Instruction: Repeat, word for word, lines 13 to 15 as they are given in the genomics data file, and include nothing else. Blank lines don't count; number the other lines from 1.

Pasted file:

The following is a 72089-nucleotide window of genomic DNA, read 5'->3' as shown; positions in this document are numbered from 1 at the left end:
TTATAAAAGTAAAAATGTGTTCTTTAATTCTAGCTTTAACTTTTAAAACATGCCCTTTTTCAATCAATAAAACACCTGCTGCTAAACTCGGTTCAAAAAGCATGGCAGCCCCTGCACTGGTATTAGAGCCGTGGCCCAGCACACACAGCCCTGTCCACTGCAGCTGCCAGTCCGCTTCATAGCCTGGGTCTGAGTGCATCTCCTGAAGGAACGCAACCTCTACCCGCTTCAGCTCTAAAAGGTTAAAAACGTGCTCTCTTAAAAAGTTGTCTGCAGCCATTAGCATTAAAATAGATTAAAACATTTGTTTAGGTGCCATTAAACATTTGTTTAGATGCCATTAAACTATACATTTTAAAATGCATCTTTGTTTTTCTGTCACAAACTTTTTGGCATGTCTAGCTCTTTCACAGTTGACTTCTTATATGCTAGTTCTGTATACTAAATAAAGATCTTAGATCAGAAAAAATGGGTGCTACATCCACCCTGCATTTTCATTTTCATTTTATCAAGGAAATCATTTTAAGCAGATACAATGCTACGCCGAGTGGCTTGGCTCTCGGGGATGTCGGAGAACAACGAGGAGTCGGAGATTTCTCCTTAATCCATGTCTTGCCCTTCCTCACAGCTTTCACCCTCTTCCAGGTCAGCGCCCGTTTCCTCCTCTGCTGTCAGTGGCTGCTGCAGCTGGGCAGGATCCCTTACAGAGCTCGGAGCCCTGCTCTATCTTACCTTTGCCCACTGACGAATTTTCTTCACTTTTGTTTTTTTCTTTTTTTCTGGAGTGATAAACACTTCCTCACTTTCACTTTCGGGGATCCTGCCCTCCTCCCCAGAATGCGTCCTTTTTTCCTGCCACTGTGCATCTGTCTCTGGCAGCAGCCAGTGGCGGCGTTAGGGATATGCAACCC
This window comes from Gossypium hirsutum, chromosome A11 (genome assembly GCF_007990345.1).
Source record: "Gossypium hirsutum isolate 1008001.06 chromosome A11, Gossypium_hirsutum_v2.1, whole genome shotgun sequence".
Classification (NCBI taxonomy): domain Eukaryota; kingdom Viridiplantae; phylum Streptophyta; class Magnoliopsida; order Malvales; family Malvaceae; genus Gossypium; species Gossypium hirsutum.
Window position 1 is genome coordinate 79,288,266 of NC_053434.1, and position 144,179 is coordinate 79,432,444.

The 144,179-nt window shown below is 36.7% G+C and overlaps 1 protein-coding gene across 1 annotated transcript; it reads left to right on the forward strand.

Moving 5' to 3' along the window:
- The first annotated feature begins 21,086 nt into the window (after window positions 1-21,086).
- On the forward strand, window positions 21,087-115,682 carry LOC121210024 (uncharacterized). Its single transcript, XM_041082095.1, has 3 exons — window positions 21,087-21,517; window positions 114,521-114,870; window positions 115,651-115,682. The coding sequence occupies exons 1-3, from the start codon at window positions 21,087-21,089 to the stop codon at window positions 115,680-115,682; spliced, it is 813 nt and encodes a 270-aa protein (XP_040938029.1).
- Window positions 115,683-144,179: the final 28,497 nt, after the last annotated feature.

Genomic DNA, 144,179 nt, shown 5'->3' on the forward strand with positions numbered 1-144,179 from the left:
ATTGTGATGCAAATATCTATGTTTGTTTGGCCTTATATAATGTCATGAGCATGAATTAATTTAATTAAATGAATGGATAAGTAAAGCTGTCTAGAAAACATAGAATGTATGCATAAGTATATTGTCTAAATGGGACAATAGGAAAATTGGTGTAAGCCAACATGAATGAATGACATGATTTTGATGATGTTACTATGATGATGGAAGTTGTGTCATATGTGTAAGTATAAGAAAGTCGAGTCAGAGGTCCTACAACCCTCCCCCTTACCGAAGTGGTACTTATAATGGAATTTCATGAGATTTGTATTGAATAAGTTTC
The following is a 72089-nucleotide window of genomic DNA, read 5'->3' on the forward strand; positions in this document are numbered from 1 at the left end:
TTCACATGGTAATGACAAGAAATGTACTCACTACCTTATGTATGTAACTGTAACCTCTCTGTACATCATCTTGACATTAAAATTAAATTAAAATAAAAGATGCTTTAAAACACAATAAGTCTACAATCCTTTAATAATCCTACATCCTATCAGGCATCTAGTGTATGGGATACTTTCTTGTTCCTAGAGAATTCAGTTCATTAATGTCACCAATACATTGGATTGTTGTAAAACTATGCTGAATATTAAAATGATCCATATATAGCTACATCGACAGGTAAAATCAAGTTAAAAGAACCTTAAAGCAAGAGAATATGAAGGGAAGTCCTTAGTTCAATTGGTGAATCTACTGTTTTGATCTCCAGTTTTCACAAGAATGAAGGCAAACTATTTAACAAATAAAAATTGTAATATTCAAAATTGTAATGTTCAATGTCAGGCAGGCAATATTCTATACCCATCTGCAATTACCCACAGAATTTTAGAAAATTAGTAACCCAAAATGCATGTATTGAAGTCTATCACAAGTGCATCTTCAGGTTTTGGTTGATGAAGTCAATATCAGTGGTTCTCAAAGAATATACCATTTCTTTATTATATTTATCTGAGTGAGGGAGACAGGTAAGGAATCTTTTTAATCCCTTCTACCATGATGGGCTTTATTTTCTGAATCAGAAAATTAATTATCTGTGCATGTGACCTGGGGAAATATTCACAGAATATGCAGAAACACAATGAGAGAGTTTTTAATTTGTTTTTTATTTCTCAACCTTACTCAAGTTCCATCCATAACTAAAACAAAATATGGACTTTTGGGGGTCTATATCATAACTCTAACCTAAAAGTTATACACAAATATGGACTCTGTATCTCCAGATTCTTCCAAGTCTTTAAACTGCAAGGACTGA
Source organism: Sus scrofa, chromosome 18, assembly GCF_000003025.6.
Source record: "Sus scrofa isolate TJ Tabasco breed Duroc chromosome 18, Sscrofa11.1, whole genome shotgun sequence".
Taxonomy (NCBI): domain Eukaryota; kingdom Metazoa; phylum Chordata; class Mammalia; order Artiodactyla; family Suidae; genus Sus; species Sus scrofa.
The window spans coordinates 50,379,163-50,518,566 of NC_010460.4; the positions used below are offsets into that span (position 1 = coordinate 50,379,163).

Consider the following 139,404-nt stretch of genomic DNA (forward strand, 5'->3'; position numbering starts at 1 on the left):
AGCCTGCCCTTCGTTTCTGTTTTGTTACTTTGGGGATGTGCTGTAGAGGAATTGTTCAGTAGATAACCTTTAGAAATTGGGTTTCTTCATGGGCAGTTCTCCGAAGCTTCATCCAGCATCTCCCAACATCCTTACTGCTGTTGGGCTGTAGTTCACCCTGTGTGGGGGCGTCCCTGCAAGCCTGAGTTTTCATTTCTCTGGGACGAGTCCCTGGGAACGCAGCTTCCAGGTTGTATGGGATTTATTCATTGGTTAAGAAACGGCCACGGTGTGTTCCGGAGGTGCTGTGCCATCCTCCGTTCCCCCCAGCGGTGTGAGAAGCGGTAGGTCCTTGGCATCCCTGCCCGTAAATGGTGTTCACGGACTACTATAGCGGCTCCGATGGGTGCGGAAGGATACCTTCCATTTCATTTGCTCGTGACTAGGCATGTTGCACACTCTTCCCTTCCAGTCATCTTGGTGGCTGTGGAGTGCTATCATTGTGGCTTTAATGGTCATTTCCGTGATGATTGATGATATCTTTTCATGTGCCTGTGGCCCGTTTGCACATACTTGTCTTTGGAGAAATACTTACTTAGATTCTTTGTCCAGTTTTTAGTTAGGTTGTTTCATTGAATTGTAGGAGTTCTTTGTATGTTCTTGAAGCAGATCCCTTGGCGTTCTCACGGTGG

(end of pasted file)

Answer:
ATTGTGATGCAAATATCTATGTTTGTTTGGCCTTATATAATGTCATGAGCATGAATTAATTTAATTAAATGAATGGATAAGTAAAGCTGTCTAGAAAACATAGAATGTATGCATAAGTATATTGTCTAAATGGGACAATAGGAAAATTGGTGTAAGCCAACATGAATGAATGACATGATTTTGATGATGTTACTATGATGATGGAAGTTGTGTCATATGTGTAAGTATAAGAAAGTCGAGTCAGAGGTCCTACAACCCTCCCCCTTACCGAAGTGGTACTTATAATGGAATTTCATGAGATTTGTATTGAATAAGTTTC
The following is a 72089-nucleotide window of genomic DNA, read 5'->3' on the forward strand; positions in this document are numbered from 1 at the left end:
TTCACATGGTAATGACAAGAAATGTACTCACTACCTTATGTATGTAACTGTAACCTCTCTGTACATCATCTTGACATTAAAATTAAATTAAAATAAAAGATGCTTTAAAACACAATAAGTCTACAATCCTTTAATAATCCTACATCCTATCAGGCATCTAGTGTATGGGATACTTTCTTGTTCCTAGAGAATTCAGTTCATTAATGTCACCAATACATTGGATTGTTGTAAAACTATGCTGAATATTAAAATGATCCATATATAGCTACATCGACAGGTAAAATCAAGTTAAAAGAACCTTAAAGCAAGAGAATATGAAGGGAAGTCCTTAGTTCAATTGGTGAATCTACTGTTTTGATCTCCAGTTTTCACAAGAATGAAGGCAAACTATTTAACAAATAAAAATTGTAATATTCAAAATTGTAATGTTCAATGTCAGGCAGGCAATATTCTATACCCATCTGCAATTACCCACAGAATTTTAGAAAATTAGTAACCCAAAATGCATGTATTGAAGTCTATCACAAGTGCATCTTCAGGTTTTGGTTGATGAAGTCAATATCAGTGGTTCTCAAAGAATATACCATTTCTTTATTATATTTATCTGAGTGAGGGAGACAGGTAAGGAATCTTTTTAATCCCTTCTACCATGATGGGCTTTATTTTCTGAATCAGAAAATTAATTATCTGTGCATGTGACCTGGGGAAATATTCACAGAATATGCAGAAACACAATGAGAGAGTTTTTAATTTGTTTTTTATTTCTCAACCTTACTCAAGTTCCATCCATAACTAAAACAAAATATGGACTTTTGGGGGTCTATATCATAACTCTAACCTAAAAGTTATACACAAATATGGACTCTGTATCTCCAGATTCTTCCAAGTCTTTAAACTGCAAGGACTGA